For the last four days, I’ve kept telling myself that I have dodged a bullet. I keep saying, I do not have a spinal headache. By that I mean, I do not have a spinal headache of the epic proportions I had experienced after my first lumbar punctute, back in 1995. That time, I could not turn my head to the left or to the right without feeling my world lurch from beneath me. That time, I had to stay super-still. The slighest movement would wreck existential havoc on my entire being. In the hours before I was given a lumbar patch, I wanted to die.
This time around, I can move without severe vertigo. I do not want to die. Time to break out the champagne? Not yet.
I’ve come to learn that there are varying degrees of post-lumbar headache. The headache I’ve pooh-poohed for the last four days has not required a lumbar patch, but it has required me to maybe lie still perhaps a bit more than I would like. My husband has been swift to do all the cooking and home management since my return from the NIH, but that has not prevented me from doing silly things, like standing up automatically, instead of slowly. Or responding to a wagging dog tail or a petulant cat yawl by bending down to pet a pet…and feeling instant regret, as that second-rate, not-so-scary post-lumbar headache grips my skull like a vise.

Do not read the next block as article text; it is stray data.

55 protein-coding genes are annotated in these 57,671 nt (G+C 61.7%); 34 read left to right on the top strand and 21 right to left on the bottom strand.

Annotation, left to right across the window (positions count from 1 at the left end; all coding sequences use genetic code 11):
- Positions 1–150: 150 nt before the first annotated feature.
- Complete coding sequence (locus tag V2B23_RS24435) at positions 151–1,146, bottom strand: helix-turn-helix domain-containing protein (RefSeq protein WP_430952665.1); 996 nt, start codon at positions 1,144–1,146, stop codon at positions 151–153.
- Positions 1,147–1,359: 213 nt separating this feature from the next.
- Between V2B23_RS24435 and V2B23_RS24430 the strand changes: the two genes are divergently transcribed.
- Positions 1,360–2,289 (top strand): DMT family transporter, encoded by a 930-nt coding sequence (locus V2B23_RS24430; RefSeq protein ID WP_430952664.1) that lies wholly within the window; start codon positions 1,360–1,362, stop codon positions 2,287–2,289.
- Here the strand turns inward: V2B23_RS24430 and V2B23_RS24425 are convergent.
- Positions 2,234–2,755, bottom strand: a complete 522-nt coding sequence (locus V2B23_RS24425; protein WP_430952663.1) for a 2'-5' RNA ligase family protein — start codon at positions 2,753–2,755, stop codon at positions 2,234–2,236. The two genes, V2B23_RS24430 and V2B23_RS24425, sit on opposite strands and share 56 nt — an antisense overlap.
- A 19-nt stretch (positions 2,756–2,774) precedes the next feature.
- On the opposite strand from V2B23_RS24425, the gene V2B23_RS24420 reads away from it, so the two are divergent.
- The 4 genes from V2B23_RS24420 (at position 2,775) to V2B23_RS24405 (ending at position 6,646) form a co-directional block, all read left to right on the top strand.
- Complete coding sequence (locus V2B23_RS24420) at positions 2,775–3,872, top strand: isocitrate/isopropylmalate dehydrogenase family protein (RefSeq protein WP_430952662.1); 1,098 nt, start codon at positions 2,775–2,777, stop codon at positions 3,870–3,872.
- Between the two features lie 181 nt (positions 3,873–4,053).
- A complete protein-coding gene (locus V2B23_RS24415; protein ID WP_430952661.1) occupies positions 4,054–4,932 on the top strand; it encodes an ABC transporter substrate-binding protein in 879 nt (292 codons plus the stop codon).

I find myself creating work-arounds to avoid the headache. Why bend over to insert a little detergent pellet into the dishwasher when I can clasp it with my toes instead? This is why: the pellet will drop…nowhere near the receptacle. Again. And again. The firm little red pellet embedded in the detergent block will roll away. Well, what a fun dexterity exercise! I’ve read, many times, that it’s useful for brain development to shake things up and do things differently. I tried to frame it this way: perhaps my brain might appreciate the chance to use the toes like the fingers. My brain just throbbed in response. So now I’ll frame this challenge a new way: it is time for me to lie back down, and give my brain and spinal cord a rest.